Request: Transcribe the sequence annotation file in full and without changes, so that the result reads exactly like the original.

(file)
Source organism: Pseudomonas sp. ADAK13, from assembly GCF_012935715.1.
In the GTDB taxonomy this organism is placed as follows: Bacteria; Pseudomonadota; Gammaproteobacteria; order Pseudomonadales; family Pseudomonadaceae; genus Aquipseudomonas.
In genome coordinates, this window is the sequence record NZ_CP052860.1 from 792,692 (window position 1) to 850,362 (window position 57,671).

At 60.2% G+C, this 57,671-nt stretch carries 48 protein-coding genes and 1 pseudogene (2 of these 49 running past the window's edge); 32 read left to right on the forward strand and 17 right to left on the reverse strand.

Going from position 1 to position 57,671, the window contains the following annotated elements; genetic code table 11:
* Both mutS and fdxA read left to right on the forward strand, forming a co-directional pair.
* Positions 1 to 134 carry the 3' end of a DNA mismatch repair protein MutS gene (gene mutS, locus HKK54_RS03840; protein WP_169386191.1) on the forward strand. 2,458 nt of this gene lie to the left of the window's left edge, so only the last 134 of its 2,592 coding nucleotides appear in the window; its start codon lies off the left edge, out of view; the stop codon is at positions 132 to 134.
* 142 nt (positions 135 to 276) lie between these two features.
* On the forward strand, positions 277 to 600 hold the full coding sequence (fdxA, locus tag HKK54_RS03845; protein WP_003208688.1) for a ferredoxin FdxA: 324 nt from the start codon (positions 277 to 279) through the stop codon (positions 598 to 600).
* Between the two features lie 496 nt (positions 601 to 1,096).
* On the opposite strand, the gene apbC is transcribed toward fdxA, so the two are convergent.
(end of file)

Source organism: Pseudomonas sp. ADAK13, from assembly GCF_012935715.1.
In the GTDB taxonomy this organism is placed as follows: Bacteria; Pseudomonadota; Gammaproteobacteria; order Pseudomonadales; family Pseudomonadaceae; genus Aquipseudomonas.
In genome coordinates, this window is the sequence record NZ_CP052860.1 from 792,692 (window position 1) to 850,362 (window position 57,671).

At 60.2% G+C, this 57,671-nt stretch carries 48 protein-coding genes and 1 pseudogene (2 of these 49 running past the window's edge); 32 read left to right on the forward strand and 17 right to left on the reverse strand.

Going from position 1 to position 57,671, the window contains the following annotated elements; genetic code table 11:
* Both mutS and fdxA read left to right on the forward strand, forming a co-directional pair.
* Positions 1 to 134 carry the 3' end of a DNA mismatch repair protein MutS gene (gene mutS, locus HKK54_RS03840; protein WP_169386191.1) on the forward strand. 2,458 nt of this gene lie to the left of the window's left edge, so only the last 134 of its 2,592 coding nucleotides appear in the window; its start codon lies off the left edge, out of view; the stop codon is at positions 132 to 134.
* 142 nt (positions 135 to 276) lie between these two features.
* On the forward strand, positions 277 to 600 hold the full coding sequence (fdxA, locus tag HKK54_RS03845; protein WP_003208688.1) for a ferredoxin FdxA: 324 nt from the start codon (positions 277 to 279) through the stop codon (positions 598 to 600).
* Between the two features lie 496 nt (positions 601 to 1,096).
* On the opposite strand, the gene apbC is transcribed toward fdxA, so the two are convergent.